Technological change and economic growth: new questions, new answers

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February 14th, 2018

Few issues enjoy widespread consensus among economists. One of these is that sustained growth in productivity is essential to improve standards of living. According to this principle, the incredible technological advances that are currently taking place should be creating the perfect setting for impressive gains in productivity. Such a scenario would undoubtedly provide us with a more promising future.

In actual fact, productivity growth has declined significantly. And this phenomenon is not transitory or limited to just a few countries but has been observed continuously in the main economies, both advanced and emerging. One example is worth a thousand words. In the US, if labour productivity over the past four years had grown at the same rate as it did in the period 1996-2007, the purchasing power of US citizens would currently be 8% higher.

This phenomenon concerns and occupies the minds of economists and policymakers. However, the solutions that tend to be offered can be summed up as «we need more education and more investment». This formula may have been valid a few decades ago, especially in the industrial era, but its success is far from guaranteed today.

As noted in the Dossier articles, jobs are changing quickly and so are the skills required to make the most of new technologies. It is vital for the educational system to adapt to these changes – merely more education is not enough. The nature of the investment currently carried out by most companies also has little to do with the investment made decades ago. In the US, there is much more investment in intangible assets such as product design and software than in tangible assets such as buildings and machinery. Nevertheless, most programmes designed to promote investment focus on its classic concept.

Adapting to such changes is vital and surely inevitable. But if we wait too long or merely react, it will be difficult to make the most of new technologies. It is not enough to revamp the classic formulas. Paraphrasing Mario Benedetti, «when we thought we had all the answers, suddenly, all the questions changed».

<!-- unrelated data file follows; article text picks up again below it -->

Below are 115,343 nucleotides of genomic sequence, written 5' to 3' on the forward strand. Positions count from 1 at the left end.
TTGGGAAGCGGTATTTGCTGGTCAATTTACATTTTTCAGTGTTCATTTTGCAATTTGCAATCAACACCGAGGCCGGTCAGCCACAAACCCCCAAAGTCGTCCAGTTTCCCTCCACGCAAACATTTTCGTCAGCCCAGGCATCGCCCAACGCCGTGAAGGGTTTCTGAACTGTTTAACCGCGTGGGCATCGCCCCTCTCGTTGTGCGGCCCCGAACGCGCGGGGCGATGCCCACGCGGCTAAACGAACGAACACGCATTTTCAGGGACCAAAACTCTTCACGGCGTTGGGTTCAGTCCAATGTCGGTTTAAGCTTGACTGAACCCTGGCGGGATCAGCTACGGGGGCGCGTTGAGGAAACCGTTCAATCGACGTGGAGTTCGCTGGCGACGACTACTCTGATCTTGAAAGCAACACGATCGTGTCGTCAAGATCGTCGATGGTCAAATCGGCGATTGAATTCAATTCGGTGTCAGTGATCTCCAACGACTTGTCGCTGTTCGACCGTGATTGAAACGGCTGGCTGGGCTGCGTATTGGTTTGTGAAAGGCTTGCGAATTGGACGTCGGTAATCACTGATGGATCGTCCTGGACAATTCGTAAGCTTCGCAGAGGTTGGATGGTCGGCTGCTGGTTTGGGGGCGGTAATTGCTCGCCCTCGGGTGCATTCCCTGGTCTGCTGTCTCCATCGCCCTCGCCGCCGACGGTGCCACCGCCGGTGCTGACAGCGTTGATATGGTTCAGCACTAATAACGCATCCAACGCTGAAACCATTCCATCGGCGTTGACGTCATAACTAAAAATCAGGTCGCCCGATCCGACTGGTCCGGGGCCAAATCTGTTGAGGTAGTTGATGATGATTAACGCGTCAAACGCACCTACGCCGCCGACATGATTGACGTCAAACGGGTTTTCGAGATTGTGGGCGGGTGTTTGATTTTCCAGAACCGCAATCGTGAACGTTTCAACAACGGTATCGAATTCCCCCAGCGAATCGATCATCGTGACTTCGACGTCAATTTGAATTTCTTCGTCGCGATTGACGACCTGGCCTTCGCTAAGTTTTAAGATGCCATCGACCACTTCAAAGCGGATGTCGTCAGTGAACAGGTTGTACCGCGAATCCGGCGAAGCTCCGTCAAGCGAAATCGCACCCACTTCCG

The Fourth Industrial Revolution is already extensively transforming both the economic production structure and how technology is spread. The economies of the future will be the ones that provide a more suitable framework to give answers to these new trends.

The benchmarks normally used to define economic policy actions, such as company or sector size, need to take on other parameters that better reflect the essence of what new companies are doing. It is significant that an increasing number of firms are difficult to classify within a specific sector. Amazon and Google epitomise this phenomenon but the list is long and growing. Naturally the regulations that define the competitive framework for companies, and particularly labour market regulations, should also form an essential part of the new economic policy agenda.

Regarding the difussion of technology, a select group of highly productive firms now exists side by side with much more outmoded businesses that do not use the technological advances within their grasp. Acting on this second group offers huge potential, both due to its size and also its growth margin. Initiatives that help companies to learn, in real time, about the trends in their sector or about a benchmark group of firms, using all the information available, can act as an incentive for them to adopt best practices.

The future becomes more promising if we accept that the questions may have changed and we should be capable of providing new answers.

Oriol Aspachs

Director of the Macroeconomics and Financial Markets Units

31 January 2018


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